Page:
If you don’t know your blood pressure, it’s like not knowing the value of your company. –Mehmet Oz
I’ve been re-reading much of Ray Kurzweil’s fascinating TRANSCEND recently with a focus on his explanations on blood pressure. The book claims that “optimal” blood pressure is anything under 120/80. You’ve probably heard 120/80 referenced as “normal” blood pressure by your doctor, and you might think you only need to worry about reducing blood pressure if it’s over 120/80 or even 140/90. But the truth, as backed up by the reports that introduced 120/80 as the “normal” standard 15 years ago, is that the risk of cardiovascular disease starts increasing at 115/75, and the healthy range is between 90/60 and 115/75.
Where does 120/80 come from?
In the early 1900s, insurance companies in the USA wanted better ways to predict when and why people would die. In 1906, suspecting the clinical significance of high blood pressure, they started measuring the blood pressure of applicants for life insurance. In the coming years this idea spread, and by 1925 there was a study published by the Actuarial Society of America that involved over 10 million participants and measured the relationship between blood pressure and mortality. One of its key findings was that
mortality increases rapidly with the increase in blood pressure over the average
Many studies have been run since then. Some focus on mortality, while others focus on heart disease and other outcomes. A notable study from 1993measured stroke, cardiovascular diseases, life expectancy, and mortality from all causes, including coronary heart disease. The authors claim they found a strong relationship between blood pressure, and these outcomes, suggesting 120/80 as the upper bound on “optimal” blood pressure.
Then in 2003, new guidelineswere published in JAMA that classified normal blood pressure as anything under 120/80 instead of the previous 129/84.These guidelines have been adopted by many reputable sources that now claim anything under 120/80 to be normal.
However, the report also stated that
The risk of cardiovascular disease begins at 115/75 mm Hg and doubles with each increment of 20/10 mm Hg
This is why the upper bound on blood pressure readings that you should consider healthy for yourself is 115/75 instead of 120/80.
These reports do not focus on a single number that they claim to be perfect for everyone. Instead there are ranges of numbers that are classified as normal or otherwise.
What’s Wrong with 120/80?
There’s nothing wrong with using 120/80 as a bound on ranges with classifications. It makes perfect sense if that’s what the data suggests to be meaningful. The problem lies with giving the number more meaning than it really has, or believing that you have nothing to worry about just because your blood pressure is under 120/80. This problem is exacerbated by the common belief, reinforced by reputable sources, that anything under 120/80 is great.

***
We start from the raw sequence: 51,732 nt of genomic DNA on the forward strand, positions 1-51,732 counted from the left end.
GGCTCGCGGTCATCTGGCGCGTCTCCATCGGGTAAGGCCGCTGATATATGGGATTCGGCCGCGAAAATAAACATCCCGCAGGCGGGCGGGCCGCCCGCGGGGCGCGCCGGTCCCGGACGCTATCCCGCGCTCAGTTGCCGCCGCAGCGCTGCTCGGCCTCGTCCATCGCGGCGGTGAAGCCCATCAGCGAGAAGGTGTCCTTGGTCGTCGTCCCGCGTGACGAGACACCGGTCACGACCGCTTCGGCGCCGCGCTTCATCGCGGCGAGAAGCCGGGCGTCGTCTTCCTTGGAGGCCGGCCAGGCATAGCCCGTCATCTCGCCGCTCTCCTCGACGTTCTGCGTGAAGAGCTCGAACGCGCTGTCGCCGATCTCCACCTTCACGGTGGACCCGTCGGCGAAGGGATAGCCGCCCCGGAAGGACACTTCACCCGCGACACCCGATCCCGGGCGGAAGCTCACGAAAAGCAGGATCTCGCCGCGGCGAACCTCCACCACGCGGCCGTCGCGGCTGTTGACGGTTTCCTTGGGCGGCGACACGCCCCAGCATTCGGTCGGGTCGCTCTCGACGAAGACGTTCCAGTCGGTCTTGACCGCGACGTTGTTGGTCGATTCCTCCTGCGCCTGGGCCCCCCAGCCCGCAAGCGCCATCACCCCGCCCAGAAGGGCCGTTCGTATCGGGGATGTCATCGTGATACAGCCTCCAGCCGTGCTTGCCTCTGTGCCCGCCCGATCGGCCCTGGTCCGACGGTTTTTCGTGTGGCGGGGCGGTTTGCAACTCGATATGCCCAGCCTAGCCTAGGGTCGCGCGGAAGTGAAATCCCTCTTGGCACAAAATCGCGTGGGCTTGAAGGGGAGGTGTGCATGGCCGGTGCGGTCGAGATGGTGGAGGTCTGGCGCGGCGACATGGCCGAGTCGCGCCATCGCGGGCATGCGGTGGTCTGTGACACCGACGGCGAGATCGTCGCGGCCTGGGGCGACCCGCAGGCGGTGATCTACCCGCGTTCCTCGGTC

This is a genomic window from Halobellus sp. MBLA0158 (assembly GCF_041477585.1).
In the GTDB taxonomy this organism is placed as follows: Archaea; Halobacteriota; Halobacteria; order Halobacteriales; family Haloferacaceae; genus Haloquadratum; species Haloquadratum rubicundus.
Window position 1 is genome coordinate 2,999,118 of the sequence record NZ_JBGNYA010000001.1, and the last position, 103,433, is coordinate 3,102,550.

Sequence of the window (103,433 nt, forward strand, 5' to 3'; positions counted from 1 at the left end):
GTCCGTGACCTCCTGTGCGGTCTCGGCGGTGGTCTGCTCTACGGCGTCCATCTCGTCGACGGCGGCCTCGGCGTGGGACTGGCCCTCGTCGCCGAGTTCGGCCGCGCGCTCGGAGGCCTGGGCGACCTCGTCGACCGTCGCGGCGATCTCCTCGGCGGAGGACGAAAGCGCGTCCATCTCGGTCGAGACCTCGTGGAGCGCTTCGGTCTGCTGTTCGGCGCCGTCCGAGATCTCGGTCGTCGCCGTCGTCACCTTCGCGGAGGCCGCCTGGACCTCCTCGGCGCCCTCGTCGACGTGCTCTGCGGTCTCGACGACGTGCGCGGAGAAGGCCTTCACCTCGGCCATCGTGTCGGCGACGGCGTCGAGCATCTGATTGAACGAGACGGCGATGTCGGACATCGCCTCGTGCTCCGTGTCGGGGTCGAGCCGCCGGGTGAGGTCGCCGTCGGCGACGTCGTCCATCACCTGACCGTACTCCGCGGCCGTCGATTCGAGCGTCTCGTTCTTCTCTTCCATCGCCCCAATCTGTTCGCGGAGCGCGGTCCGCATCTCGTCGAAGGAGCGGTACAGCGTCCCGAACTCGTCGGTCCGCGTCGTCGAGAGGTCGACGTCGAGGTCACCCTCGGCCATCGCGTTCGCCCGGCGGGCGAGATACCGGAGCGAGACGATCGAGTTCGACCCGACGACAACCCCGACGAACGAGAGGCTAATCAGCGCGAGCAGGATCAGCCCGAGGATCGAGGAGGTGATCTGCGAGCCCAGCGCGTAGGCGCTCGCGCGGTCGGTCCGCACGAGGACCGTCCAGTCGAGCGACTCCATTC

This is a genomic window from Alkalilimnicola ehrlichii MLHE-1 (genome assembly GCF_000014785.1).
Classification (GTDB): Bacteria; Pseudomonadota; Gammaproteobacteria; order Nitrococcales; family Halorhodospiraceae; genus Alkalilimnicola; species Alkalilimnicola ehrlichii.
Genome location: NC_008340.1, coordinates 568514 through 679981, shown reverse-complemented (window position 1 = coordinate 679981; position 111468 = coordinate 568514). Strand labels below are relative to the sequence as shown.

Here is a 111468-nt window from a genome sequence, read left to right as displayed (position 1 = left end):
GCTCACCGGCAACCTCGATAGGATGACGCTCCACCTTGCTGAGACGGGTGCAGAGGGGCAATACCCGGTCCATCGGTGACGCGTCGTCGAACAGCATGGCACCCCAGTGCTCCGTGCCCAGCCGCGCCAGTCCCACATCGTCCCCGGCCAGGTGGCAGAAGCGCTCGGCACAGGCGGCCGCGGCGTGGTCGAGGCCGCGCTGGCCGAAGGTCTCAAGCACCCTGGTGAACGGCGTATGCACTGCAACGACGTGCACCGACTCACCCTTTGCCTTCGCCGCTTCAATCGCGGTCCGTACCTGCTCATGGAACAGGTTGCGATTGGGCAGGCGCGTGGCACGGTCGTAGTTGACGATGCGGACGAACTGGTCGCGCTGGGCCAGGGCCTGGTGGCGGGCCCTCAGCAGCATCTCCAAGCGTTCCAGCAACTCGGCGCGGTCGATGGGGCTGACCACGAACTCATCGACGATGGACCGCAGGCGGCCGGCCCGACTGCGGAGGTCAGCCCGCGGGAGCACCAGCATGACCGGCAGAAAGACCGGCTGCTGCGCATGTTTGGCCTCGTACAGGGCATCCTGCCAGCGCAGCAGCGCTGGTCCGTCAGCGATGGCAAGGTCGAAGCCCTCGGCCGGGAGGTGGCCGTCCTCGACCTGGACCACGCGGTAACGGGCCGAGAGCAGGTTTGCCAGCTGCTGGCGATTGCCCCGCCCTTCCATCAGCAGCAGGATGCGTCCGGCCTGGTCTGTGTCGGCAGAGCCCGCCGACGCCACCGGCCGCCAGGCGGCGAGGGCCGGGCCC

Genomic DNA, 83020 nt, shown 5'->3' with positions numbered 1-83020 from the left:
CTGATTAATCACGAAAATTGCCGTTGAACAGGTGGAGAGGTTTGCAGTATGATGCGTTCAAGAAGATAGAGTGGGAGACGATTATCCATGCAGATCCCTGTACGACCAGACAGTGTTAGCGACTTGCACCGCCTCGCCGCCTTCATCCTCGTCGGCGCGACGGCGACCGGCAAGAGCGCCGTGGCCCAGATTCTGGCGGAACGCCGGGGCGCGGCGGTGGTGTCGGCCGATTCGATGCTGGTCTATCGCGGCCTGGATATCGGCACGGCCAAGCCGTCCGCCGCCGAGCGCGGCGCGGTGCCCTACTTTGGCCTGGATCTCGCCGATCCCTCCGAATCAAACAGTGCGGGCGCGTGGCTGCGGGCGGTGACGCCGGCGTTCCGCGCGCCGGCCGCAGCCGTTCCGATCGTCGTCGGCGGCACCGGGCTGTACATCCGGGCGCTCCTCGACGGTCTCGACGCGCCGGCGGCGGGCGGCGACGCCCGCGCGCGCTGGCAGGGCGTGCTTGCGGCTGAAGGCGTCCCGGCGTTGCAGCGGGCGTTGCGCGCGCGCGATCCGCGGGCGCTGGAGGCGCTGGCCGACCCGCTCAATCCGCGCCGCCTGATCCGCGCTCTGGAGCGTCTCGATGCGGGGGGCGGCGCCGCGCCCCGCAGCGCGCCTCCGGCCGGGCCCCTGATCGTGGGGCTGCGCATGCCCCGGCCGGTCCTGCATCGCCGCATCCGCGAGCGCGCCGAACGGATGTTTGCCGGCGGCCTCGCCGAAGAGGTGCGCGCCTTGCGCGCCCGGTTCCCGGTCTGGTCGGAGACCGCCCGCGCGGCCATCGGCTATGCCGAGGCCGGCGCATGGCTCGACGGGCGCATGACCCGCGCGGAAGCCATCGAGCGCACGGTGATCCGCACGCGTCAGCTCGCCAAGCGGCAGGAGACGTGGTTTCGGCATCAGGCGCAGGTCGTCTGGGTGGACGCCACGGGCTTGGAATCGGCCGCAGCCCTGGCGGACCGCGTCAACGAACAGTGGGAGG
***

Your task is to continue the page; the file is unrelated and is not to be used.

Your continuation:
For example, a 2003 article from Harvard Medical Schoolstated that if your blood pressure is less than 120/80 then you should “Keep up the good work!”
Is it really as simple as that? How do they know what “work” you’ve been doing?
What if over the last 5 years your blood pressure has slowly risen from 110/70 to 119/79? That’s an increase of about 9%, and at that rate your blood pressure would be 129/86 in another 5 years, which is too high. Results like this should concern you, and you shouldn’t “keep up the good work”. This is a simplistic example, but it stands to reason that if you are experiencing a significant upward trend in your blood pressure, and you don’t know why it is happening or have any reason to believe that it will plateau, then you should probably take action (with help from your doctor, of course).
This means that it can be helpful to keep track of your blood pressure over time, and consider taking action if you notice significant or sudden upward trends, even if you’re still under that 120/80 bound.
Why is 90/60 the lower bound?
Blood pressure readings of 90/60 or lower are a sign of low blood pressurewhich carries its own health risks such as confusion, weakness, and fatigue.
What other factors affect normal blood pressure?
Even with data to show that a healthy range is 90/60 to 115/75 there can be exceptions. Your age can be an important factor in what is considered normal blood pressure. For children, the Blood Pressure Tables for Children and Adolescentsshow that normal blood pressure readings for boys range from 85/37 to 118/67 from ages 1 through 17. For the elderly, normal blood pressure readings can be higher, and there is data to suggest that 140/80 is a healthy reading for people aged 70 and older.
- For most people, normal blood pressure should be under 120/80
- Factors like age can affect your expected normal blood pressure
- Health risks start increasing for blood pressure over 115/75
- Don’t wait until you get a high reading to take action. If your blood pressure rises significantly over time then it can help to address it before it gets too high.
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